The Ghana Association of Audio and Audio-Visual Distributors (GAAD), has charged the Minister of Tourism, Arts and Culture, Madam Catherine Afeku, to get down to the trenches and work to salvage the dwindling fortunes of the creative industry.
Public Relations Officer of GAAD, Yaw Agyapong Britwum, popularly known as Osunku, tells Showbiz the Minister's "diplomatic way" of discharging her duties has not helped the industry.
"The President appoints sector Ministers to seek the welfare of jurisdictions under their control. The likes of the Minister of Lands and Natural Resources has done a good job fighting galamsey because he gets down to the ground to get firsthand information but our case is different.
"Our Minister seems to be missing in action because she doesn't come down to the ground to know what is really happening and help us fight our problems.
"It's been two years since this new government came to power and interestingly, we are yet to meet the Minister when we are one of the most important branches of the creative arts sector," he said.
As a major distribution outlet in the country, GAAD has contributed significantly in growing the careers of musicians and filmmakers through the sale of CDs. However, the advancement of technology and piracy are affecting sales.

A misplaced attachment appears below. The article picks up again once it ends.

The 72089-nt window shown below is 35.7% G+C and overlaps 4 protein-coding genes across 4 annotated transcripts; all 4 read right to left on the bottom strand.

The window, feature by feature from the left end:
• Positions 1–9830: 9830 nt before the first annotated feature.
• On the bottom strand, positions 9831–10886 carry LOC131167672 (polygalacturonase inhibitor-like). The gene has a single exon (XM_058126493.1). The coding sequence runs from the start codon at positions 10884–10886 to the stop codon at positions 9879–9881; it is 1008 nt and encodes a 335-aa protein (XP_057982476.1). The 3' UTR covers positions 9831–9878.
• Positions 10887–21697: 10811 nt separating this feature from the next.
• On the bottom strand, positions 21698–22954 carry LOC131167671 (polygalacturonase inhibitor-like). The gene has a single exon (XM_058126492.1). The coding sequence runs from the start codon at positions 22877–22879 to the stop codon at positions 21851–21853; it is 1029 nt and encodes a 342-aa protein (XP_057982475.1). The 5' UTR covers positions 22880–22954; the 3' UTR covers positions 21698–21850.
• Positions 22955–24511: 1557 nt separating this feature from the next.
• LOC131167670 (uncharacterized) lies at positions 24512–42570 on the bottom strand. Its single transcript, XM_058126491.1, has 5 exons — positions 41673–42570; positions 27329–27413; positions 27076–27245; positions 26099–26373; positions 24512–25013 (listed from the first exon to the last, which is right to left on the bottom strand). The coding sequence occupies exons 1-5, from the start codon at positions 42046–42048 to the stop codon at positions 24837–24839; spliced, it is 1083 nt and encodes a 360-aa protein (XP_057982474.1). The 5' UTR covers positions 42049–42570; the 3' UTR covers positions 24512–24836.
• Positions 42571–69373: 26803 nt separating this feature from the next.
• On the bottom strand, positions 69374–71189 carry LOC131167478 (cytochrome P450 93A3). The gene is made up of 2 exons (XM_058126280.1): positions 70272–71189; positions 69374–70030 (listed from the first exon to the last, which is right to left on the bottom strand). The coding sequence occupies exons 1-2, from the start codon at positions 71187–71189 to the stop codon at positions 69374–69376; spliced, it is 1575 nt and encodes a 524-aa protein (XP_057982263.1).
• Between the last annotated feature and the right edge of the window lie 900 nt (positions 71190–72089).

These challenges among others, are what Osunku says Madam Afeku needs better information on so she can find solutions to them. He believes it is only those on the ground who will be able to give the Minister the accurate information.
"It is quite interesting to hear people make comments that the sale of CDs is old fashioned. Who determines what is old fashioned?
"For me, such arguments can't hold because there are people in the hinterlands and other towns who can't get access to effective internet to buy songs online.
So how will they get access to these songs if not for the availability of CDs?" he queried.
"We shouldn't underrate the works of Kantamanto distributors as irrelevant because of new ways of distribution that technology has introduced.
We are rather serving the interest of the masses," he added.
Osunku was also very concerned about how radio stations abuse the works of artistes without any proper remuneration.
"We live in a country where radio stations in their "test transmission" stage play music for a long time.
"If I'm not exaggerating, these radio stations do test transmissions which can take as long as six months before they start proper transmission. All the while, music holds the fort until they find their feet," he said.